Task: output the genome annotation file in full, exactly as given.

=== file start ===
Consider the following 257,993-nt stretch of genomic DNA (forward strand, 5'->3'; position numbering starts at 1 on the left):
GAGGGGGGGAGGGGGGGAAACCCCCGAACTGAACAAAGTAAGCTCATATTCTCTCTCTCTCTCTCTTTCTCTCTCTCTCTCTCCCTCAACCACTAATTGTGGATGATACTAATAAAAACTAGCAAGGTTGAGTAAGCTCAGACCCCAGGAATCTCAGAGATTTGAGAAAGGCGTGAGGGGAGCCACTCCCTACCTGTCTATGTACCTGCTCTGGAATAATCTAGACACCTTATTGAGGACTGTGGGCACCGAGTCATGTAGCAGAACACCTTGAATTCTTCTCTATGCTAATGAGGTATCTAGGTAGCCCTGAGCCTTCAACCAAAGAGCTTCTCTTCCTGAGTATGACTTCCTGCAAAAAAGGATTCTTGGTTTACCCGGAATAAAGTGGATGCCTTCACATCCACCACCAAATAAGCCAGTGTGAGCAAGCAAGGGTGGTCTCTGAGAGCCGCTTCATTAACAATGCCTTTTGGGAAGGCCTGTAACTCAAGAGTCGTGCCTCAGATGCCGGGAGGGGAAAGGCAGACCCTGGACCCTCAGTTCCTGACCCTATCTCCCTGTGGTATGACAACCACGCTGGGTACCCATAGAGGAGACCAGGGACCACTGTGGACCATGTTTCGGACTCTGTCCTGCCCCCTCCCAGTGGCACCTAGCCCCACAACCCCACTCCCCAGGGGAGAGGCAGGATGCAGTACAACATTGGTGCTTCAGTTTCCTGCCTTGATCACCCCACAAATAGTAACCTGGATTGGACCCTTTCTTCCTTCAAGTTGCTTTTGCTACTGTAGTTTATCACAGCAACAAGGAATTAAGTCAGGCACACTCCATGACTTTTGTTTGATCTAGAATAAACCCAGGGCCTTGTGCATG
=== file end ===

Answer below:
Consider the following 257,993-nt stretch of genomic DNA (forward strand, 5'->3'; position numbering starts at 1 on the left):
GAGGGGGGGAGGGGGGGAAACCCCCGAACTGAACAAAGTAAGCTCATATTCTCTCTCTCTCTCTCTTTCTCTCTCTCTCTCTCCCTCAACCACTAATTGTGGATGATACTAATAAAAACTAGCAAGGTTGAGTAAGCTCAGACCCCAGGAATCTCAGAGATTTGAGAAAGGCGTGAGGGGAGCCACTCCCTACCTGTCTATGTACCTGCTCTGGAATAATCTAGACACCTTATTGAGGACTGTGGGCACCGAGTCATGTAGCAGAACACCTTGAATTCTTCTCTATGCTAATGAGGTATCTAGGTAGCCCTGAGCCTTCAACCAAAGAGCTTCTCTTCCTGAGTATGACTTCCTGCAAAAAAGGATTCTTGGTTTACCCGGAATAAAGTGGATGCCTTCACATCCACCACCAAATAAGCCAGTGTGAGCAAGCAAGGGTGGTCTCTGAGAGCCGCTTCATTAACAATGCCTTTTGGGAAGGCCTGTAACTCAAGAGTCGTGCCTCAGATGCCGGGAGGGGAAAGGCAGACCCTGGACCCTCAGTTCCTGACCCTATCTCCCTGTGGTATGACAACCACGCTGGGTACCCATAGAGGAGACCAGGGACCACTGTGGACCATGTTTCGGACTCTGTCCTGCCCCCTCCCAGTGGCACCTAGCCCCACAACCCCACTCCCCAGGGGAGAGGCAGGATGCAGTACAACATTGGTGCTTCAGTTTCCTGCCTTGATCACCCCACAAATAGTAACCTGGATTGGACCCTTTCTTCCTTCAAGTTGCTTTTGCTACTGTAGTTTATCACAGCAACAAGGAATTAAGTCAGGCACACTCCATGACTTTTGTTTGATCTAGAATAAACCCAGGGCCTTGTGCATG